Four Caithness street pastors commissioned and set to embark on first patrol
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The first four street pastors in Caithness have been commissioned at a special event in Wick and are about to embark on their first patrol.
Alan and Margaret Finch along with Peter Sinclair and Richard Sharp undertook 12 days of training over a 12-week period and officially became street pastors at a ceremony in the Wick Baptist Church last Saturday night.
Mr Finch, who is the co-ordinator of the group, said: "It was a very positive meeting. We had about 30 people there, including a representative from Police Scotland, Thurso Highland councillor Ron Gunn and a pair of street pastors who had come up from Inverness.
"They all gave endorsement and encouragement to our Caithness initiative. Chris Jewel, the chief executive of Ascension Trust Scotland, gave a very good talk about what we are to expect and the experience we would have as street pastors in Caithness."
The Ascension Trust founded the street pastors scheme in 2003 and it now has a presence in more than 20 towns and cities across Scotland and in 282 locations worldwide.
Mr Finch added: "The evening went very well and we are ready for our first engagement this weekend.
"We are all geared up and have got the clothing and the bags with first aid kits, gloves, foil blankets, tissues, water and lollipops if people need an intake of sugar."
The Caithness Street Pastors will be patrolling the town centre area round the bars and nightclub and will be out just hours after the Scottish third round football match between Wick Academy and Falkirk at Harmsworth Park.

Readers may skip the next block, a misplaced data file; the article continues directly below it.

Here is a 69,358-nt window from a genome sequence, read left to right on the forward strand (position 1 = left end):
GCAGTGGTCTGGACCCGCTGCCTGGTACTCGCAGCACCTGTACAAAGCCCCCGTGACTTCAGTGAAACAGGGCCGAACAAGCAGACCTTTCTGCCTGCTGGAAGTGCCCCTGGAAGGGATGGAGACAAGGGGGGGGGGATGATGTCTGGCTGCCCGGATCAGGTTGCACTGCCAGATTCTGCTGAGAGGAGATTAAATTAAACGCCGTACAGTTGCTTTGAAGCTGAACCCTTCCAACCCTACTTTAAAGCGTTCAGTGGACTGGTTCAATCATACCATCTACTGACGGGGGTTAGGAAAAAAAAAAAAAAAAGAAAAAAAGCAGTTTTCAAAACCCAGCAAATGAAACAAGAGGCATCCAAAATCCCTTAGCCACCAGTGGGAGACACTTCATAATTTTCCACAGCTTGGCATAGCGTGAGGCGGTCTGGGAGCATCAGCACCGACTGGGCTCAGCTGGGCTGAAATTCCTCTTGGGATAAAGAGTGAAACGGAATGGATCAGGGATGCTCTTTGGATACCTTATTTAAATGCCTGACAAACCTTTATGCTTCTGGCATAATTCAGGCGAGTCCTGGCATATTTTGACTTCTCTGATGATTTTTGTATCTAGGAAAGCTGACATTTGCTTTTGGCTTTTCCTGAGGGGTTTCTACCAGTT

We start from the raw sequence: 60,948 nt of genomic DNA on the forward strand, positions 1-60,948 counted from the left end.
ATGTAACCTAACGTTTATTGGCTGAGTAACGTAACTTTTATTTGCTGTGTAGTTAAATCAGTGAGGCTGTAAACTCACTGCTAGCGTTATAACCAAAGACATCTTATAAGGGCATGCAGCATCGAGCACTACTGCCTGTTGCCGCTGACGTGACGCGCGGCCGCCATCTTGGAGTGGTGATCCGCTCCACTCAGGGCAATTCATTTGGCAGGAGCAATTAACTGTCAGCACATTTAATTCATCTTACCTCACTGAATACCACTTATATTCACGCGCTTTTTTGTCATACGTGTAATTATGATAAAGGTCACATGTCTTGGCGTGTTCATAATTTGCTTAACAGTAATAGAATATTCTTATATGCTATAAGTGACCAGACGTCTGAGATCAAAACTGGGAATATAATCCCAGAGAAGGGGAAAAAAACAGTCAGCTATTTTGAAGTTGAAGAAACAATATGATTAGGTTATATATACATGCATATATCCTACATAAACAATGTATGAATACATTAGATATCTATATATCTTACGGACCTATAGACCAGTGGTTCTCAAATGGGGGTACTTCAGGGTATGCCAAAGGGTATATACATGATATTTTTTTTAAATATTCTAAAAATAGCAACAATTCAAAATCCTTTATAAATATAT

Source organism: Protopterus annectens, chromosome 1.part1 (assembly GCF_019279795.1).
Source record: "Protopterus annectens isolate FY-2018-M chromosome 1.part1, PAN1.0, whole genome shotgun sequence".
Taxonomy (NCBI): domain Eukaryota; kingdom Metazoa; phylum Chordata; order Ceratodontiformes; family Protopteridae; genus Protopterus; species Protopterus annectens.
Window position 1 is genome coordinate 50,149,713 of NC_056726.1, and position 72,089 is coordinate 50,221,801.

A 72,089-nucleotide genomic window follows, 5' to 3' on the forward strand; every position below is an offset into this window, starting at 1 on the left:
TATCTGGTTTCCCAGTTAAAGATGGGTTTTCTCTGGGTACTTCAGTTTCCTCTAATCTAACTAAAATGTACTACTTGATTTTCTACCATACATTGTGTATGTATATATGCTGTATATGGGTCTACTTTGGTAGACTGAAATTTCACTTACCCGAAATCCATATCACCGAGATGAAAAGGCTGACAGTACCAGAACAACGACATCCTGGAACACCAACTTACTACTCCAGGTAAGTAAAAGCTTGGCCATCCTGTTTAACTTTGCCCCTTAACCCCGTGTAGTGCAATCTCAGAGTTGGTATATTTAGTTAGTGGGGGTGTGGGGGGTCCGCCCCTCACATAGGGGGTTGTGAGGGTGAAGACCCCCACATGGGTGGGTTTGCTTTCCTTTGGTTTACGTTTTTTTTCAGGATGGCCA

"We expect to be busy with a lot of people moving about between midnight and 1am. We will be speaking to people and will give them a chance to engage with us, if required," said Mr Finch, who was a street pastor in Aberdeen for seven years before moving back to Caithness.
The street pastors will be on patrol from about 10pm to after 1am.
They can assist revellers who have drunk too much but also victims of sexual harassment and people with mental health problems. The team will operate in areas where bars and clubs are located as well as in some housing estates to assist anyone in need.
Mr Finch said the volunteers will provide "a beneficial service" for the far north. He hopes that longer term two teams of six volunteers could operate in Wick and Thurso and at events such as music festivals and Highland Games.
Volunteers have to be trained, have to be Christians, belong to a church and be over 18 years of age.
Training is monitored by the trust to ensure quality standards are maintained.